Seller’s Regret and Buyer’s Remorse in the Publishing Business

I learned about seller’s regret and buyer’s remorse before I reached the age of ten. When I was a child of eight or nine, I was an avid reader of Hardy Boys books. In those days, they might have cost around $1.95 new or less on special, I don’t remember if they numbered them but there were a lot. There was a famous books and art supplies store in our town, Johnson’s Bookstore, and they had the largest used book store as well. I don’t remember where the bulk of my book collection came from, probably gifts from my grandmother and parents since my earning capacity was pretty low at that age. One day, in order to get new books, I took the bus downtown with my mother and brought the approximately 20 Hardy Boys titles I owned down to Johnson’s Used Bookstore to trade in on new books. These excellent condition, hardcover books were purchased by Johnson’s for seven cents each, and the replacements I bought cost 49 cents each. That’s how I remember it was around 20 books, I got just over a dollar for them and was able to purchase just two replacements. It seems to me I waited until we got home to start crying, got my mom to call Johnson’s (she might have put me on the line) and arranged to undo out business deal that very afternoon.

I learned about seller’s regret in the trade world in a similar fashion, and while I didn’t try to cry my way out of it, I certainly do enough whining to friends. I sold my first book to a trade publisher, McGraw-Hill, back in 1997, after a failed attempt at self publishing. The book did average, sold out the advance and earned me another $5K or so before going out of print, at which point I requested and regained the rights. My seller’s regret came with the second book, due to the contract conditions. Because that book was successful, currently in its 4th edition, I’ve been married for seven years to a partner I’ve outgrown. Alright, that doesn’t sound right and I don’t like hearing people talk that way about their spouses, but it’s true all the same. I’ve moved into self publishing direction and believe I can manage my writing better than any trade publisher, as long as the content works well with Internet or print on demand publishing.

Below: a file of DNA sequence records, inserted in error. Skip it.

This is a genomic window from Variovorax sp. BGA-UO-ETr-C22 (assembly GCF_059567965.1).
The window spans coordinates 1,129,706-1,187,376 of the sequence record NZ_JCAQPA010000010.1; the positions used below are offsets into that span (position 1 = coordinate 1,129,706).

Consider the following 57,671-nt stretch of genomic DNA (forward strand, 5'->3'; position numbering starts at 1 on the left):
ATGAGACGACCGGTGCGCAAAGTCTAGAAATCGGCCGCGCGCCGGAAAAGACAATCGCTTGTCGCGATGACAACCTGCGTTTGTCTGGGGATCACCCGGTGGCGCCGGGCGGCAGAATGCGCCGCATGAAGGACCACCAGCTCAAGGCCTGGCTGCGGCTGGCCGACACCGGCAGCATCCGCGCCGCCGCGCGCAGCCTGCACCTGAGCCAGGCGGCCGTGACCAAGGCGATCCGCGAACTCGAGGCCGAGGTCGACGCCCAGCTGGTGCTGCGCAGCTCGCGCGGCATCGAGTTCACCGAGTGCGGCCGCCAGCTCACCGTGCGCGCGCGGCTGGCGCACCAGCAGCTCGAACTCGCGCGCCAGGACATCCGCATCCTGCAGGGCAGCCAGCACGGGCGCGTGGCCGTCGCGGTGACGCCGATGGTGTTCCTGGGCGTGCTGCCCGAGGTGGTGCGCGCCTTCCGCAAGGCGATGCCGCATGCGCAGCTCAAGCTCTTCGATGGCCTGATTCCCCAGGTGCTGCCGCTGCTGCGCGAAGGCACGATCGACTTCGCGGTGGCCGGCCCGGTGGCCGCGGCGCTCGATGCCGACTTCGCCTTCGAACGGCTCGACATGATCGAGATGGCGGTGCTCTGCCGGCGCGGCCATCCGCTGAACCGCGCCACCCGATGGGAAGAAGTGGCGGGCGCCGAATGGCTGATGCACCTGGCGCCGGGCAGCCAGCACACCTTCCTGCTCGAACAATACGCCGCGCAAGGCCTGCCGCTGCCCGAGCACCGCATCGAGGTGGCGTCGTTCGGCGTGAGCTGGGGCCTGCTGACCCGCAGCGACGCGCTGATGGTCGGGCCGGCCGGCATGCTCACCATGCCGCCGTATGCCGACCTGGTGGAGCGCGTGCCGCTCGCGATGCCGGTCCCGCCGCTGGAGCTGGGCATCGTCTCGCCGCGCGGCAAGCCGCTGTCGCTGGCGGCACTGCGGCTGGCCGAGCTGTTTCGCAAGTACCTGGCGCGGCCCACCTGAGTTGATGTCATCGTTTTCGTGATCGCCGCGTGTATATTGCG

Buyer’s remorse is something I feel every time I make a purchase. For example, I put down a $100 deposit on a tourist apartment for my father who’s visiting next week, and I regretted it before I even walked out the door. It’s too far from my place, it’s too small for both of us, and two day later, my cousin just called to say they’re going away for the week and we could have their whole house! When I talk about reasons I haven’t gone into the business of publishing other author’s books, I’ve always skipped over this one because it makes me sound neurotic, but it’s true. I know that within two minutes of signing a contract and mailing an advance check, I’d be beating myself up with, "What did I buy this dumb manuscript for!" It takes somebody with better nerves than me to make a good publisher.

In the publishing business, it’s not possible to get that childhood "do over," which just goes to prove that a childhood is bad training for life and should be avoided at all costs. In publishing, intellectual property rights are the whole ball of wax, and trade publishers are understandably attentive to contract language that protects their investment, and then some. It’s that extra mile they go if you aren’t paying attention that can make the difference between a happy publishing relationship and a buyer’s regret / seller’s remorse situation. Even when both parties are making money, nobody likes being in a contentious relationship. Trade publisher contracts will always require that some rights in the work be transferred to the publisher for a length of time, otherwise it would be suicidal for them to invest in editing and production, much less a print run. Even small trades using print-on-demand have a major investment in production, but subsidy presses have no business asking for any rights to a book.

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